Direct RDP access to is only allowed from certain on-campus machines.  If you are using a personal Windows or macOS computer you must configure your RDP client to use the campus RDP Gateway.  Instructions for doing so can be found here.  If you are using a personal Linux computer with an RDP client that is unable to connect to an RDP gateway, you will need to first connect to the campus VPN.  Instructions for connecting to the VPN are found here.  After connecting to the VPN you will be able to use direct RDP to tuxworld with the Linux RDP client.


There are a few tweaks to the RDP connection that can improve the experience of using RDP across the internet. In the Remote Desktop Connection app the "Display" tab the resolution can be set to 1024x768 and colours reduced to 16-bit. Reducing colors to 16-bit is the most important change  you can make for improved performance.  Under the "Experience" tab, use "Detect connection quality automatically". If you select a different connection speed, ensure at least Window and Menu animations are turned off.  These changes will all decrease the amount of data that needs to be transmitted during use and improve interactive performance.


To change your desktop environment from the default Gnome3 environment to a different one, you will have to do the following:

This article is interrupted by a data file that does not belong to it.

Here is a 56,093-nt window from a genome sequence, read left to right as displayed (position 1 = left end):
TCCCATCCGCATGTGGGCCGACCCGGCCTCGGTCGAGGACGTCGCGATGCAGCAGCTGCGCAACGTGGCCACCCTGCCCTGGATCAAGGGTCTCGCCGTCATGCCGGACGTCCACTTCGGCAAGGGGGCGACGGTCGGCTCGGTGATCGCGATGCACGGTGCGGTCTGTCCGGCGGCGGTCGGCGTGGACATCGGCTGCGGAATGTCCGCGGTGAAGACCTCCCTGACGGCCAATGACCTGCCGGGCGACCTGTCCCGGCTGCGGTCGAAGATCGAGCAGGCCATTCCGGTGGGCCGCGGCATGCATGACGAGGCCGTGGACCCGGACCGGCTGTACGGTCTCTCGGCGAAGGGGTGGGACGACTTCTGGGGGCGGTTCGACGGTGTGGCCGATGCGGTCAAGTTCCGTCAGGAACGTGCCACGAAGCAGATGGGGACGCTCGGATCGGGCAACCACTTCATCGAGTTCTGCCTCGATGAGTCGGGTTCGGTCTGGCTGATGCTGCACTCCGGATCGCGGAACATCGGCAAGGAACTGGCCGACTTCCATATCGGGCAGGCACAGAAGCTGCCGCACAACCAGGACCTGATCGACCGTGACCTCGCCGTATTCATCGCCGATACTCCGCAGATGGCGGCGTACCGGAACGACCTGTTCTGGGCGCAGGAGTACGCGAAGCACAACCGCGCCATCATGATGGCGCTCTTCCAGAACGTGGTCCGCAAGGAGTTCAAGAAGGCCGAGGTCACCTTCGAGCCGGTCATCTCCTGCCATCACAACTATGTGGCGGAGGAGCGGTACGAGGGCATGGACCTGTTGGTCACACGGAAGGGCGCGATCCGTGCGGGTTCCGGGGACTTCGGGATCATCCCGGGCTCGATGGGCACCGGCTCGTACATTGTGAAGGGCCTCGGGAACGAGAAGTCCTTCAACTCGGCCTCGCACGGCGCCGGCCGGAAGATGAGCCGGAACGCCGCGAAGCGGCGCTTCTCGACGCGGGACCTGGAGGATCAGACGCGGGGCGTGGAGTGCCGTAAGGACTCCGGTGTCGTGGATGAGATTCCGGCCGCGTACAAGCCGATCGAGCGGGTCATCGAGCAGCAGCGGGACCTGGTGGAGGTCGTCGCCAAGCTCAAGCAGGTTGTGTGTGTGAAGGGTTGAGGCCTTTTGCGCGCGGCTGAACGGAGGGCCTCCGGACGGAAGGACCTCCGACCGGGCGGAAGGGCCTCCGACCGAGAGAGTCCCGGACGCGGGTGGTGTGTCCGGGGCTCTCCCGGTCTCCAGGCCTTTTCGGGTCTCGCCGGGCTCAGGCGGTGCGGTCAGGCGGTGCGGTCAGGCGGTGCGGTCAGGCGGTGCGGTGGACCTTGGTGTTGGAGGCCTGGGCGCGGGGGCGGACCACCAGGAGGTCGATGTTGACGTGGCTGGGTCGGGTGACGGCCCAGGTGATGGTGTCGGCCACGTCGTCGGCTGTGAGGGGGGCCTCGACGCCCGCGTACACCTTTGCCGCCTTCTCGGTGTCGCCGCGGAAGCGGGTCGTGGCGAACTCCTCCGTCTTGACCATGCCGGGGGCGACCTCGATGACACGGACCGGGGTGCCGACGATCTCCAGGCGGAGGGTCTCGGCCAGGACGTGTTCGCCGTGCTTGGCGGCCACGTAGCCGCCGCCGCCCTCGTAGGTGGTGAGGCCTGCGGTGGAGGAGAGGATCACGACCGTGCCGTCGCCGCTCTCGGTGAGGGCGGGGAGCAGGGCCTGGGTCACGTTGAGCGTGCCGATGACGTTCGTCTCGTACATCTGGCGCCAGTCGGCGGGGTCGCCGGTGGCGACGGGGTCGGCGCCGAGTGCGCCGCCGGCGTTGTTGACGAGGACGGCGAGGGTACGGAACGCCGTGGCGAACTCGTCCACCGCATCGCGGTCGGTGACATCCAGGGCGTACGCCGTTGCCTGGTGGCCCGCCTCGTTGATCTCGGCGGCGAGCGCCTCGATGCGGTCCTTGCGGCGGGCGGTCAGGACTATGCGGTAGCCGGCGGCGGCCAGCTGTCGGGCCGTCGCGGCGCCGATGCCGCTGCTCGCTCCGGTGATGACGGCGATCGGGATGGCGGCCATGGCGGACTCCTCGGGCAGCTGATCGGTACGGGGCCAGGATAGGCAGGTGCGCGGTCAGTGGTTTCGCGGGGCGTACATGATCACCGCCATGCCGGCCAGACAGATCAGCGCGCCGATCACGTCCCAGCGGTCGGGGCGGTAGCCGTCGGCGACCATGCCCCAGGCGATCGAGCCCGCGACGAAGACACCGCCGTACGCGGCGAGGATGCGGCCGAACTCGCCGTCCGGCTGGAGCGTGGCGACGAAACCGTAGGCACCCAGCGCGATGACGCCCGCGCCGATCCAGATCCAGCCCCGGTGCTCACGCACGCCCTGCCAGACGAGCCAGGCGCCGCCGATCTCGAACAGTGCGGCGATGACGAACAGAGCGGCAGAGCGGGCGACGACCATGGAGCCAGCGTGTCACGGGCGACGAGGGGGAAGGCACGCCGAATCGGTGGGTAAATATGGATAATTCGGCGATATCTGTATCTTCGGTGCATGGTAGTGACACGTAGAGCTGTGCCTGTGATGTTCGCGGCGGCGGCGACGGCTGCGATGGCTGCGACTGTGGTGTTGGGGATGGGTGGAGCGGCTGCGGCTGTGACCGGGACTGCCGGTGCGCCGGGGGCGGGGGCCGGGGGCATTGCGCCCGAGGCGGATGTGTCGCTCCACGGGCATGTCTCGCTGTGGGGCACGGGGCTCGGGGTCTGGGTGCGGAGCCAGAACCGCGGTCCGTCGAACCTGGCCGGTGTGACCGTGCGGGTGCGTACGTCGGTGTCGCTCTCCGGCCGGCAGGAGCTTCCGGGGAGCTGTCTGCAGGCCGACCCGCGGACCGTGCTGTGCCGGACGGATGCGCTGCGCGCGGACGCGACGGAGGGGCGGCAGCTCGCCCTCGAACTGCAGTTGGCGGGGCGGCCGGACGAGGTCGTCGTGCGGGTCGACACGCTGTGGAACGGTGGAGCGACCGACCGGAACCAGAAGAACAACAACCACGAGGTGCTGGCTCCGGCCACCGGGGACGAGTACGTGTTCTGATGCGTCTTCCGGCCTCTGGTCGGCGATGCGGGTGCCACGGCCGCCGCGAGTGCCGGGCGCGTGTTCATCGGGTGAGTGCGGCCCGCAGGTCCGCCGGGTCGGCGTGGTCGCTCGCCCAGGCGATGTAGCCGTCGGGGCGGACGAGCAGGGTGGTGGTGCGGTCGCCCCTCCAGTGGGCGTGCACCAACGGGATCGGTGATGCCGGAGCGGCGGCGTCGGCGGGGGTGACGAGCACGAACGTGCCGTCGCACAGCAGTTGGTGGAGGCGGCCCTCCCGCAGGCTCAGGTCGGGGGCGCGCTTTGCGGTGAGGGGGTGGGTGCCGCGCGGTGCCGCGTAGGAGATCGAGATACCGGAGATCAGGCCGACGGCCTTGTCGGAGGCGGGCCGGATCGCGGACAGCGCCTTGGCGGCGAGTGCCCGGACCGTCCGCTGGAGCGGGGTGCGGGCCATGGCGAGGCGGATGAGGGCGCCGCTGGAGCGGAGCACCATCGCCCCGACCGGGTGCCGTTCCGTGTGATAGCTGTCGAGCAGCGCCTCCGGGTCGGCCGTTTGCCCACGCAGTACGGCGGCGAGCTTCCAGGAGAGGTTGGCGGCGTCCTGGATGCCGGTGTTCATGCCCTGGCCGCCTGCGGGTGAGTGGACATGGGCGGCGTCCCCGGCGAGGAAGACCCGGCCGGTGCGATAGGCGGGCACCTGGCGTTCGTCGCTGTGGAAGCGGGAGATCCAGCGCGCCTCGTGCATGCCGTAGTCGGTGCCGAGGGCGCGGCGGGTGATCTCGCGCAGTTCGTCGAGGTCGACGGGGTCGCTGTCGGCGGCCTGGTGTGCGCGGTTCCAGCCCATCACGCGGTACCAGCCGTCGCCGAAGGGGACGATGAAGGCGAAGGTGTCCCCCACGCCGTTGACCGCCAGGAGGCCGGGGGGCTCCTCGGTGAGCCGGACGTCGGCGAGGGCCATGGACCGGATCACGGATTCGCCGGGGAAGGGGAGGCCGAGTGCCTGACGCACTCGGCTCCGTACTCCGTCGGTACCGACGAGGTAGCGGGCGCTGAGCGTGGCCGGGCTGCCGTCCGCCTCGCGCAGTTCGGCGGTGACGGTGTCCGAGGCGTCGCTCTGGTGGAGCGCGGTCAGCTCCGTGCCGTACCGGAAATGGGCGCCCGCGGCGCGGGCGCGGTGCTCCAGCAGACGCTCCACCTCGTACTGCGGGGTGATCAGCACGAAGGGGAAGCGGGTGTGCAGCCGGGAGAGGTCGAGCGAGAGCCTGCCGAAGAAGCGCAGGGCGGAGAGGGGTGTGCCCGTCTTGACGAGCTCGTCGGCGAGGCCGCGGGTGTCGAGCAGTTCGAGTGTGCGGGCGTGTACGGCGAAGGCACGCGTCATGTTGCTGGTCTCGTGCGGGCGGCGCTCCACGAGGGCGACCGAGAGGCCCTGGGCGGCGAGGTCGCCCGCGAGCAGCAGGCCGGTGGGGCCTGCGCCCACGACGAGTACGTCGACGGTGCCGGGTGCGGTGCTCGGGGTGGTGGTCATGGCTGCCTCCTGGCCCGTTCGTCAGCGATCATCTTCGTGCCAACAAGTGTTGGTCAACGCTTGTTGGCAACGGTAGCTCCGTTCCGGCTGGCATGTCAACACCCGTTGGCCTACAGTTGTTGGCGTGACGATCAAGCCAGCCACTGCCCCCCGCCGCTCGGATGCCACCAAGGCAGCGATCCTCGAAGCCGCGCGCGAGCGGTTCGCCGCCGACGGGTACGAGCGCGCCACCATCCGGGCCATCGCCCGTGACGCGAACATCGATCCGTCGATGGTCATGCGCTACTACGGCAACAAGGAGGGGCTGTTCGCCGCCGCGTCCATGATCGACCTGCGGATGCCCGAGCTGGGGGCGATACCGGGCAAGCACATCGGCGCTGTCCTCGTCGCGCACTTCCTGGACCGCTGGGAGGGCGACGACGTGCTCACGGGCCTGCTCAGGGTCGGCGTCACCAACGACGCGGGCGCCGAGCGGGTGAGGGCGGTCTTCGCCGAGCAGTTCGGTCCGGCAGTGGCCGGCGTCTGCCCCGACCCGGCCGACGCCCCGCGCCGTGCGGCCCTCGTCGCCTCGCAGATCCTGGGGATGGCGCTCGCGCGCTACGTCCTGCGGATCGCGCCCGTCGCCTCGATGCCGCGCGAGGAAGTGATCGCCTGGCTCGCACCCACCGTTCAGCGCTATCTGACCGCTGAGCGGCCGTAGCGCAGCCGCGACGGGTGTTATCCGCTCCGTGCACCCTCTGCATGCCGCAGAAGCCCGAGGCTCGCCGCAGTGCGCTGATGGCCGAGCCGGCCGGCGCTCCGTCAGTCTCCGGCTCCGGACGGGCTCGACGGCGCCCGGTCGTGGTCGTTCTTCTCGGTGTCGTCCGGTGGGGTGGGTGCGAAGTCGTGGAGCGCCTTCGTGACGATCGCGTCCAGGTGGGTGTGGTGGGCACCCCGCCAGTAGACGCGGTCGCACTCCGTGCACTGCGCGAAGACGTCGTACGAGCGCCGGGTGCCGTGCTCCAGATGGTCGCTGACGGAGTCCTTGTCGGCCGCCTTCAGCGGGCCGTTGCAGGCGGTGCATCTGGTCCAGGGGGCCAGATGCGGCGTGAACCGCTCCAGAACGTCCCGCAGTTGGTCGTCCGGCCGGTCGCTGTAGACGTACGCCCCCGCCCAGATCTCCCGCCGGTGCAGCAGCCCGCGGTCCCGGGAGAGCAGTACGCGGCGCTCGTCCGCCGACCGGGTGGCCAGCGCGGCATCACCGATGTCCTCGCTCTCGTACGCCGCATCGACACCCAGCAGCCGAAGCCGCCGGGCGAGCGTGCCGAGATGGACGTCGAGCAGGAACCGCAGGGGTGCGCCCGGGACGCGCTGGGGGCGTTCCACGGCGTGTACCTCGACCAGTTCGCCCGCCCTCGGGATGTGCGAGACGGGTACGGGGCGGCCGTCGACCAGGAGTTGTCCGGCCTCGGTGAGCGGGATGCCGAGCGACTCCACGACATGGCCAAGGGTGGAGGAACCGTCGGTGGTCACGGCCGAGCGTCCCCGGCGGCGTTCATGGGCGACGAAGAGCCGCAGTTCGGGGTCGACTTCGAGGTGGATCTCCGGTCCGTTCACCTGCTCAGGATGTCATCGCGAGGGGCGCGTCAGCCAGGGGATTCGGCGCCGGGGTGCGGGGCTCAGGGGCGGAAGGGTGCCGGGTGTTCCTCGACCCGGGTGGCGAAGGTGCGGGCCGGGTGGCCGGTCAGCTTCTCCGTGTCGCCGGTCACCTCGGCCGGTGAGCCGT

• Create a file called .Xclients in your linux home directory (ie. /student/<NSID>).
  • Add one of the following without the quotes to it.
    • "gnome-session" for the Gnome3 desktop environment.
    • "startplasma-x11" for the KDE/Plasma desktop environment.
    • "mate-session" for the Mate desktop environment.
    • "cinnamon" for the Cinnamon desktop environment.
    • "startxfce4" for the Xfce desktop environment.
  • Make sure it is executable (chmod 700 .Xclients).
  • Try to login using the RDP client.

There are a number of locations that you may store your files.
  • Cabinet - Storage on is provided by ICT.  This is the location of your home directory when you are using Windows in Computer Science.  This is also your default Windows home directory on non-Computer Science equipment.$/abc123 (where abc123 is your NSID) is the path to the folder on a Windows machine, and$/abc123/cmpt/cswin is the full path to where your home directory is saved when using Windows on a Computer Science machine.
  • Computer Science fileservers - Your storage on is in /student/abc123 .  If you are a returning student, you may still have data in /student/machome/abc123 as well.